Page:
Tiger Memon had been the true organiser and motivator behind the attacks. He supported from the beginning Dawood’s decision to retaliate for the anti-Muslim riots. He was in charge of smuggling the weapons and he knew exactly how they could best reach Mumbai: by arriving on the coast, 250km south of the city. He profited from the same techniques, connections, and intelligence that he used when transporting gold and electronic goods. He also selected the people that could deliver the bombs: they were all members of his network. After choosing his affiliates, he organised their military training in Pakistan; he visited the training camp for some days, according to one of the participants. Most importantly, after giving his men a final rousing speech, the evening before the attacks, he left on a 4am flight to Dubai to join his large family.
Later judiciary proceedings confirmed Tiger Memon’s role. The final judgement on the bombings arrived on 21 March 2013, with a sentence by the Supreme Court of India, which upheld prison sentences for most of the accused. Dawood Ibrahim and Tiger Memon, however, have not yet faced trial: they have gone into hiding, possibly in Pakistan; Dawood’s new house has been traced to Karachi as late as 2006. Still, their departure from Dubai and the greater attention on the part of the authorities have taken their toll on Ibrahim’s and Memon’s criminal network. The decision to help to stage the attacks has divided the ‘D-Company’ along religious lines: in 1996, Chhota Rajan, one of Dawood’s main subordinates, formed his own gang in retaliation for the 1993 bombings. Rajan was Hindu, as most of his own affiliates: the schism caused a flare-up of gang-related homicides in Mumbai, with more than a hundred people dead.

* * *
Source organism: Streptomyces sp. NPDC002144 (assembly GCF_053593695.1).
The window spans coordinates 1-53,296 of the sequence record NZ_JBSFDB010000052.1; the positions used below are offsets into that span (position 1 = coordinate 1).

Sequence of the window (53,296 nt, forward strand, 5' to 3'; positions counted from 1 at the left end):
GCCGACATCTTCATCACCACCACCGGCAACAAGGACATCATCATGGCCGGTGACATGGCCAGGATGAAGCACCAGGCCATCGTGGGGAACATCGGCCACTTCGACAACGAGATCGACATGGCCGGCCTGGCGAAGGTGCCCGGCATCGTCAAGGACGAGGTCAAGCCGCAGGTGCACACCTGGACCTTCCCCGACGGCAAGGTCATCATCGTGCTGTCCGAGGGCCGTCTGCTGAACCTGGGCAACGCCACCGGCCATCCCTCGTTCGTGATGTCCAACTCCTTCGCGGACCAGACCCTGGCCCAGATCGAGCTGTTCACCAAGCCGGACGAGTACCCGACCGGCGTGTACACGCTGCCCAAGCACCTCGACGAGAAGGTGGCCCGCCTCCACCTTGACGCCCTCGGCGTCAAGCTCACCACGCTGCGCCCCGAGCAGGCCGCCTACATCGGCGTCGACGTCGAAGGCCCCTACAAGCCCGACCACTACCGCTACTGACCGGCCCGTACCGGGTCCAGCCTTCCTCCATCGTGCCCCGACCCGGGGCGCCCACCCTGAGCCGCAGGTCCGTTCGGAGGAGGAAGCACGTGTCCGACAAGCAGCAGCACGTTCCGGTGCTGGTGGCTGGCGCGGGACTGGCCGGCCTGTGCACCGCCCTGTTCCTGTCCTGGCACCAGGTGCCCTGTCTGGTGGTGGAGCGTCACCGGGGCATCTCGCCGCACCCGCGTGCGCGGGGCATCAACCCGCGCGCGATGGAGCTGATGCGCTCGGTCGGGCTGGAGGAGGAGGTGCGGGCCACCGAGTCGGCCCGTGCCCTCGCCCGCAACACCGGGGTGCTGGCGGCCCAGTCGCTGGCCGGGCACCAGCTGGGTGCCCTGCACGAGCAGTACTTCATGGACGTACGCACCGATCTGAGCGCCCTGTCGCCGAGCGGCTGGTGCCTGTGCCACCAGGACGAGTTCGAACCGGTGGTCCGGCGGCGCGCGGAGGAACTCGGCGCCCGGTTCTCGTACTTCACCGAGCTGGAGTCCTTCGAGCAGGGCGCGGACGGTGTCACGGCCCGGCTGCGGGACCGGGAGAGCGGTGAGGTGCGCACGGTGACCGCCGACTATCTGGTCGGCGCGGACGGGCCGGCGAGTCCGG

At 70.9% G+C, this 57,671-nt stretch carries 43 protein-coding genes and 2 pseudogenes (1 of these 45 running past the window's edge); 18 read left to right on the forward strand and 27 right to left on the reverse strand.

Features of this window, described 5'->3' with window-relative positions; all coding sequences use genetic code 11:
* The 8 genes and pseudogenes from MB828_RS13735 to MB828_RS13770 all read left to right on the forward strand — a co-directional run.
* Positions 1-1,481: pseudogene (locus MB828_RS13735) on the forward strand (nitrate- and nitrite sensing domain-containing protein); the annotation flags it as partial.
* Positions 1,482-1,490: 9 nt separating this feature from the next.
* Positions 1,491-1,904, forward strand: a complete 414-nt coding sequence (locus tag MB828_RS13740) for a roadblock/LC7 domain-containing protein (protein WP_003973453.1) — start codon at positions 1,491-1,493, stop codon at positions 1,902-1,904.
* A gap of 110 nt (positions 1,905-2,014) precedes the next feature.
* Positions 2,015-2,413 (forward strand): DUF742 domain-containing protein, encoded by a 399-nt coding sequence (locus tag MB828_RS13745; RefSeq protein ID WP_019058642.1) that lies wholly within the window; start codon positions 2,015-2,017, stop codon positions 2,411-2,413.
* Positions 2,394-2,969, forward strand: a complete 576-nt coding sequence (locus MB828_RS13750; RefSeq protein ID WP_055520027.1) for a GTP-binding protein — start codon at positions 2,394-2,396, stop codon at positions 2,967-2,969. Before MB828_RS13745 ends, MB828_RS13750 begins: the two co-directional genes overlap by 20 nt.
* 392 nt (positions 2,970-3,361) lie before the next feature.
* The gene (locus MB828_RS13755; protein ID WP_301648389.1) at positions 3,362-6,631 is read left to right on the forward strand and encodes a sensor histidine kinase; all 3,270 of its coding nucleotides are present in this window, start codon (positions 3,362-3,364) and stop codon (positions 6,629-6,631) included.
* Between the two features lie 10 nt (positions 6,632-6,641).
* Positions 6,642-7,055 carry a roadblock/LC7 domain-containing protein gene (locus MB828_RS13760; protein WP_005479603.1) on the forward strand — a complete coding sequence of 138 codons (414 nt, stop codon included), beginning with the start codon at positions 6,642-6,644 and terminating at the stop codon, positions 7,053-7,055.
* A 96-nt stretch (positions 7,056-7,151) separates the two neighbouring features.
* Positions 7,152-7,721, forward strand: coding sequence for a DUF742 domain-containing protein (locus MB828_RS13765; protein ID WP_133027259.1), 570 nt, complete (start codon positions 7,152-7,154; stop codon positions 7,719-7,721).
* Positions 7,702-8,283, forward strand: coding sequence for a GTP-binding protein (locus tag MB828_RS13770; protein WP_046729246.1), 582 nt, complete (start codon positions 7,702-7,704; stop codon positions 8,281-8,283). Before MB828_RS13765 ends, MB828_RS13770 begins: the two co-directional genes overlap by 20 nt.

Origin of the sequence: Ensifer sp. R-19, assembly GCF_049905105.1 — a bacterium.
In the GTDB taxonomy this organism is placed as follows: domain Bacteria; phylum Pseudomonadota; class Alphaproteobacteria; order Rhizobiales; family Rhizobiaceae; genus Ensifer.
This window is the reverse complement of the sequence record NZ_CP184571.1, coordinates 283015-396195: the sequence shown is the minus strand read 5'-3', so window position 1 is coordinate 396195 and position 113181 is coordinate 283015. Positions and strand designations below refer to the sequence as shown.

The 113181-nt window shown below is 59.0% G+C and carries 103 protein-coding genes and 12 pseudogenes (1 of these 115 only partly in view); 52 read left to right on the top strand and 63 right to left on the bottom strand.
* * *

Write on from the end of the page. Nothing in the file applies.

Dawood’s decision to act, then, caused permanent damages to his criminal syndicate. Sectarian division has certainly harmed ‘D-Company’s’ activity after infighting broke out in the late 1990s. The public nature of the 1993 terrorist attack, moreover, provided too much unwanted attention for a criminal organisation. Dawood’s choice can be explained by paying attention to the dual nature of his role as a ‘Don’: he had been both the man in charge for a criminal firm’s success and the potential avenger of the Muslim minorities of Mumbai. He decided to act to fulfil the latter role, instead of the former. The fact that he is not serving a prison sentence in India shows that he had some guarantees on his own personal safety. In this perspective, a crisis of his own criminal network may have seemed as a reasonable price to pay.
Andrea is an MPhil candidate at the Department of War Studies. His research project focuses on security issues in mega-cities: in particular, he is interested in the role of the urban environment in shaping organized criminal and political violence. He tweets at @Andrea_Varsori
 Zaidi, S. H., Black Friday. The True Story of the Bombay Bomb Blasts, New Delhi, Penguin Books, 2002, pp. 21-23.
 Zaidi, p. 25.
 Zaidi, p. 26-27.
McLeod, J., The History of India, Santa Barbara, CA, Greenwood Publishing, 2015, p. 194.
 Stein, B., D. Arnold, A History of India, Chichester, John Wiley & Sons, 2010, pp. 411-412.
 Padgaonkar, D. (ed.), When Bombay Burned, New Delhi, UBS Publishers, 1993, pp. IX-XI.
 Padgaonkar, p. XVI.
 Padgaonkar, pp. 42-100.
 Zaidi, p. 21.
 Zaidi, pp. 1-17.
 High-tech Terrorism, The Times of India, March 15, 1993.
 Hypotheses about his involvement started to appear on that same Friday and right afterwards. Zaidi, p. 104; Padgaonkar, p. 169.
 Zaidi, p. 94.
 Zaidi, pp. 31-36.
 Zaidi, pp. 40-52.
 Zaidi, pp. 61-62.
 Zaidi, p. 82.
 Khan, A., Tiger Memon wanted to bomb plane at Sahar Airport to avenge Mumbai riots, says 1993 bomb blasts accused, India Today, August 1, 2015. Available on http://indiatoday.intoday.in/story/tiger-memon-wanted-to-bomb-plane-at-sahar-airport-to-avenge-mumbai-riots/1/455519.html .
 Swami, P., Mumbai’s Mafia Wars, Frontline, Vol. 16, March-April 1999. Available on http://www.frontline.in/static/html/fl1607/16070420.htm .